I love this post from Gerry Beyers’ Wills, Trust and Estates Prof Blog:

Testamentary gift conditioned on method of body disposition.

It reminds me of the Jewish Halachic Will which utilizes exactly the same methodology: the testator getting his way by using his will to impose a legally enforceable severe financial penalty for not following his wishes.

Background:  The primary scriptural sources for the laws of inheritance will be found in the Books of Numbers and Deuteronomy (Parshas Pinchas (Numbers 27, 1-11) and Zelophehad’s daughters). The second census of the population of the individual tribes took place just before entering the Land of Canaan (see Numbers, Chapter 26), and portions of the Promised Land were to be allocated, by lot, to each tribe in accordance with their population.

The tribes of Reuben and Gad were permitted to "inherit" and settle the land East of the Jordan River due to their great "multitude of cattle" (see Chapter 32). Each sub-tribal "family" was to be given a specific portion of land for a perpetual inheritance. In this context, the collective "petition" presented by the daughters of Zelophehad resulted in the promulgation of specific statutes comprising the earliest inheritance law in the Bible.

Maimonides, Mishneh Torah, 13th book, the Book of Civil Law (Sefer Mishpatim) contains five treatises, the fifth of which is entitled "Laws Concerning Inheritance.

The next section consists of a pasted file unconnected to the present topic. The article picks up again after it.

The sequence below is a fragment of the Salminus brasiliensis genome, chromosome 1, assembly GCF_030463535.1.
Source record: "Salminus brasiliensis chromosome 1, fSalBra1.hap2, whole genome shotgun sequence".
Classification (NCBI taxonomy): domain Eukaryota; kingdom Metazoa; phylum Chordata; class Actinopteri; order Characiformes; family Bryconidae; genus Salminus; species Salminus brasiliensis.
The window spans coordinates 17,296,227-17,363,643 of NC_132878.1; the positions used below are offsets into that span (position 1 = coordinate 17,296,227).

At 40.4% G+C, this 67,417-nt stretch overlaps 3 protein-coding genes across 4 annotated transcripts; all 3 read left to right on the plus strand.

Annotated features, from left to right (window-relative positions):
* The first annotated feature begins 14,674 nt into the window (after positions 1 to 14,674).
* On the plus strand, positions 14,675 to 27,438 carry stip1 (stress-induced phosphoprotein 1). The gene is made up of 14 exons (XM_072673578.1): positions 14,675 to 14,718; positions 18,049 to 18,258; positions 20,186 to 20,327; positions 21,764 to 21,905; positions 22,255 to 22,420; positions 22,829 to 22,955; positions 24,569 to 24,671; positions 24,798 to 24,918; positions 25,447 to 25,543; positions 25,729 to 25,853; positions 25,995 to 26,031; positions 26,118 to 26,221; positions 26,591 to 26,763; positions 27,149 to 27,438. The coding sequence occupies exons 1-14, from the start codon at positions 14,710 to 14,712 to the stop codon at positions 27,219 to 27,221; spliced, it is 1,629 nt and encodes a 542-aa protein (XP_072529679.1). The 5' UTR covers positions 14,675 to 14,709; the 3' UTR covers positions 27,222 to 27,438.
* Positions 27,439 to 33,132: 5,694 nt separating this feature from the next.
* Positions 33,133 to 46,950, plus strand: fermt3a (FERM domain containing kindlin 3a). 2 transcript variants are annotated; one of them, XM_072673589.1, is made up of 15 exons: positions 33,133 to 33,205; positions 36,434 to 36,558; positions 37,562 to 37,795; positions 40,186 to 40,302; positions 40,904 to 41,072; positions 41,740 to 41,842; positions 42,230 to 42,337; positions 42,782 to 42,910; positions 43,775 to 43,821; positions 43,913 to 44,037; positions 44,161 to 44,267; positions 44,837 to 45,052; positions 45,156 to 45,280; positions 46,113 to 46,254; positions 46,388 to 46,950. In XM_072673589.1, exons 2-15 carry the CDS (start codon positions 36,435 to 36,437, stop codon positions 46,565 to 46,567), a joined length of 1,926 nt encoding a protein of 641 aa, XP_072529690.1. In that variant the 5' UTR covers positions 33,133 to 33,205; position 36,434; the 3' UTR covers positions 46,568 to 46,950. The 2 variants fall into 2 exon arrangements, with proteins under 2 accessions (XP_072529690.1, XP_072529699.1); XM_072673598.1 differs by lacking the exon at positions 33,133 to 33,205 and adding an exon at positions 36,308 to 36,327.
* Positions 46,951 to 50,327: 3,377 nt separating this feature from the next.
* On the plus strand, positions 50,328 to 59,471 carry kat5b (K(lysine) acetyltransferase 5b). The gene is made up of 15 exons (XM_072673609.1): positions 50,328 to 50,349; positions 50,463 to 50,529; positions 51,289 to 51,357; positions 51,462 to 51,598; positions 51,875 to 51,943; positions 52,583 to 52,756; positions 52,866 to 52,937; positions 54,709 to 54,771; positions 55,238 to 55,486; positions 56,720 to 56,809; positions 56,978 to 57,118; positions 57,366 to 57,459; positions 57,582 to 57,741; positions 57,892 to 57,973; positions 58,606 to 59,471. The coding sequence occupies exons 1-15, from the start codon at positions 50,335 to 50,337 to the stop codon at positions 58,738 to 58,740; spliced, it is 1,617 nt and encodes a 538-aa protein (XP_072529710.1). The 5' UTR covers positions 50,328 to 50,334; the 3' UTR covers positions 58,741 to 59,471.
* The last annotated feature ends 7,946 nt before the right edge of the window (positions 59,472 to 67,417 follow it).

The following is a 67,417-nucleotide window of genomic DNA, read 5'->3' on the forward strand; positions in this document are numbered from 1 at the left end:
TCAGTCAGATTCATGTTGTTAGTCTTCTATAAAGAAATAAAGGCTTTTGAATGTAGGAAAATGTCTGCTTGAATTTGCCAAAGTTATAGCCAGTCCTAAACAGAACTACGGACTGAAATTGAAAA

The order of inheritance is as follows (taken from The Code of Maimonides, Book Thirteen, The Book of Civil Laws, translated from the Hebrew by Jacob J. Rabinowitz, New Haven: Yale University Press 1949. The Order of Inheritance is stated in Treatise Five: Inheritance, Chapter I, p. 259 – 260.):

1.      If a person died, his children shall inherit him, and they are prior to everyone else, and males are prior to female.

2.    A female never shares in the inheritance with a male. If the decedent left no children, his father shall inherit him; but by a rule derived from Tradition a mother does not inherit her children.

3.     Whosoever is prior in the order of inheritance, his issue is also prior. Therefore, if a person, whether a man or woman, die leaving a son, the son shall inherit everything. If there be no son living, we look to the son’s issue. If there be a son’s issue, whether male or female, even a son’s daughter’s daughter’s daughter, to the end of time, they shall inherit everything. If there be no son’s issue, we resort to the daughter. If there be no daughter living we look to the daughter’s issue. If there be a daughter’s issue, whether male or female, to the end of time, such issue shall inherit everything. If there be no daughter’s issue, the inheritance resorts to the decedents father. If the father is not living, we look to the father’s issue, that is to the decedent’s brothers. If there be a brother of the decedent or a brother’s issue, he, or they, shall inherit everything. If there be no issue of a brother or of a sister, seeing that there is no issue of the decedent’s father, the inheritance resorts to the father’s father. If the father’s father is not living, we look to the issue of the father’s father, that is to the decedent’s father’s brothers. The males are prior to the females and the issue of the males are also prior to the females, just as in the case of the issue of the decedent himself. If there be no brothers of the decedent’s father no issue of such brothers, the inheritance shall resort to the father’s father’s father. And in this manner the inheritance continues to ascend up to Reuben. {Query: why Reuven?] . . . ."